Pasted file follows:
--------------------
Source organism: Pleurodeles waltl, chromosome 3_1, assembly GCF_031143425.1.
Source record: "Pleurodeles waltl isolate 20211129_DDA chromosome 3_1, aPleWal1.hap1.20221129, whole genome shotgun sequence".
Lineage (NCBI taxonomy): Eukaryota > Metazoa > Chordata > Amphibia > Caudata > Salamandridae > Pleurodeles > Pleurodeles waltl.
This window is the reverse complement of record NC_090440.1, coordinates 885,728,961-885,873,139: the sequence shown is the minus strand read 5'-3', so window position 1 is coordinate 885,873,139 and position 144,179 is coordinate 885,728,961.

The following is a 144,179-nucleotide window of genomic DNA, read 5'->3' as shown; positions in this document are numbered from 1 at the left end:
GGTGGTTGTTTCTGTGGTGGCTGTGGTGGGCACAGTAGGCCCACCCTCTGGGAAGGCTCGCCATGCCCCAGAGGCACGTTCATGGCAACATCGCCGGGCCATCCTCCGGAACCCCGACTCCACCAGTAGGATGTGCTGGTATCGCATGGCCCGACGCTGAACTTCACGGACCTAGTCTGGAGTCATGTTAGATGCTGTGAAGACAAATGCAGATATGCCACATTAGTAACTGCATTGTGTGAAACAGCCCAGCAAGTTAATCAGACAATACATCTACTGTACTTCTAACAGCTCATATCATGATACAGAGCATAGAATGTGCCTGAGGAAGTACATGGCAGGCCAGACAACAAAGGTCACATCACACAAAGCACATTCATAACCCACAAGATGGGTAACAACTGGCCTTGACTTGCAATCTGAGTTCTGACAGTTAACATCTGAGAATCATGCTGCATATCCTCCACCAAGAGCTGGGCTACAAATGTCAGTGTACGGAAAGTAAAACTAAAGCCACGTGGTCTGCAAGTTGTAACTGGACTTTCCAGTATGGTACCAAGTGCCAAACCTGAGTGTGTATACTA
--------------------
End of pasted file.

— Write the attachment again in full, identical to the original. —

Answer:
Source organism: Pleurodeles waltl, chromosome 3_1, assembly GCF_031143425.1.
Source record: "Pleurodeles waltl isolate 20211129_DDA chromosome 3_1, aPleWal1.hap1.20221129, whole genome shotgun sequence".
Lineage (NCBI taxonomy): Eukaryota > Metazoa > Chordata > Amphibia > Caudata > Salamandridae > Pleurodeles > Pleurodeles waltl.
This window is the reverse complement of record NC_090440.1, coordinates 885,728,961-885,873,139: the sequence shown is the minus strand read 5'-3', so window position 1 is coordinate 885,873,139 and position 144,179 is coordinate 885,728,961.

The following is a 144,179-nucleotide window of genomic DNA, read 5'->3' as shown; positions in this document are numbered from 1 at the left end:
GGTGGTTGTTTCTGTGGTGGCTGTGGTGGGCACAGTAGGCCCACCCTCTGGGAAGGCTCGCCATGCCCCAGAGGCACGTTCATGGCAACATCGCCGGGCCATCCTCCGGAACCCCGACTCCACCAGTAGGATGTGCTGGTATCGCATGGCCCGACGCTGAACTTCACGGACCTAGTCTGGAGTCATGTTAGATGCTGTGAAGACAAATGCAGATATGCCACATTAGTAACTGCATTGTGTGAAACAGCCCAGCAAGTTAATCAGACAATACATCTACTGTACTTCTAACAGCTCATATCATGATACAGAGCATAGAATGTGCCTGAGGAAGTACATGGCAGGCCAGACAACAAAGGTCACATCACACAAAGCACATTCATAACCCACAAGATGGGTAACAACTGGCCTTGACTTGCAATCTGAGTTCTGACAGTTAACATCTGAGAATCATGCTGCATATCCTCCACCAAGAGCTGGGCTACAAATGTCAGTGTACGGAAAGTAAAACTAAAGCCACGTGGTCTGCAAGTTGTAACTGGACTTTCCAGTATGGTACCAAGTGCCAAACCTGAGTGTGTATACTA